The Cost of Authenticity

Via Boston Public Library

Via Boston Public Library

Why do we care about authenticity?

There’s an interesting story in the New York Times "Quenching Consumers’ Thirst for ‘Authentic’ Brands" that explores this question, and also, how and why brands are going to such lengths to make sure consumers know they’re authentic. 

Authenticity is kind of a buzzword that’s used a lot on this blog and elsewhere when it comes to manufacturing and branding. It’s a word that’s also probably getting over-used, and like “maker,” it’s general enough to be used by just about any company or person. 

So what makes a company authentic? Good rule of thumb: If you can actually communicate in some way with someone involved in the production of a’s probably pretty authentic. 

That’s not too say big companies can’t be authentic or have heritage. Example, I just sent my Red Wing boots back to Red Wing Minnesota to be resoled. I called the company’s customer service line and got hooked right into the repairs department, where I spoke with a guy who left the workbench to check on my order. I could hear boot repair workshop sounds in the background.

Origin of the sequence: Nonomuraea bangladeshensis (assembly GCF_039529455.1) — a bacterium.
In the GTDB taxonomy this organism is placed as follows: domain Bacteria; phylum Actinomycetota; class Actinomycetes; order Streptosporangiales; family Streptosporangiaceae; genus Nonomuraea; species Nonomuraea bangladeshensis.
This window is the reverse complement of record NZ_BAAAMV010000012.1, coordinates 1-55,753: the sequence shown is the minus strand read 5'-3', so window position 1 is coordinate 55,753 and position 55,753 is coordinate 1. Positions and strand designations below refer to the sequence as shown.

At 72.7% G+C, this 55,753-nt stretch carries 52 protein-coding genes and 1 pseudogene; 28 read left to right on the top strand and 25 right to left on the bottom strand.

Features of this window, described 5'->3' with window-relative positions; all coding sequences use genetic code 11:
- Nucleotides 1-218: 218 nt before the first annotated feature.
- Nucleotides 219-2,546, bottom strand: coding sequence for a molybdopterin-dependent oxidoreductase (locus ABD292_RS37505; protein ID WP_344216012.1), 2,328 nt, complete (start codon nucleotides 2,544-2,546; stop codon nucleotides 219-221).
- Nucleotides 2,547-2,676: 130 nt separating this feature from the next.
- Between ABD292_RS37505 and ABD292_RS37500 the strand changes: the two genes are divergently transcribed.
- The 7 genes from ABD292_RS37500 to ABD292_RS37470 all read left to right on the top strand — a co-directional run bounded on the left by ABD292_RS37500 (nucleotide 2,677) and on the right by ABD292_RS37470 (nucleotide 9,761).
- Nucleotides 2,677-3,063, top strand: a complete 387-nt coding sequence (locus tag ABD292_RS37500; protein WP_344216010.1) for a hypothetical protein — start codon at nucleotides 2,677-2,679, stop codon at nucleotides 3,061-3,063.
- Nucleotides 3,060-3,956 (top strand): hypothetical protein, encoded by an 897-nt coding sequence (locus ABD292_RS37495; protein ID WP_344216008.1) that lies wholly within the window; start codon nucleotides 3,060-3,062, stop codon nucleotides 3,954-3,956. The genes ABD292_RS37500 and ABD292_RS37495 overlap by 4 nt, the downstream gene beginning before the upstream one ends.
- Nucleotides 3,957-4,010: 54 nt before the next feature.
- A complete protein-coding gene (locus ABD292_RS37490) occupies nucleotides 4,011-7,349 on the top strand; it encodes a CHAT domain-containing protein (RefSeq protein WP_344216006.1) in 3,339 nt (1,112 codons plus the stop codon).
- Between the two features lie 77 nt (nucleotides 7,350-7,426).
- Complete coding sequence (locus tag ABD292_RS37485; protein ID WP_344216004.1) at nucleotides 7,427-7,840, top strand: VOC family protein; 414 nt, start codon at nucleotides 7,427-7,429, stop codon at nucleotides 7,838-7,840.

What I fear is that “authenticity” is somehow beginning to equal luxury. It doesn’t and it shouldn’t. Sure, authentic handmade loafers are going to command a high dollar because of the materials and skill set needed to make them. And that’s legit. But that doesn’t mean you should have always to pay a premium for authenticity. Whether it’s rum, chocolate, or surf wax, you don’t necessarily have to spend more for a well-made “authentic” product.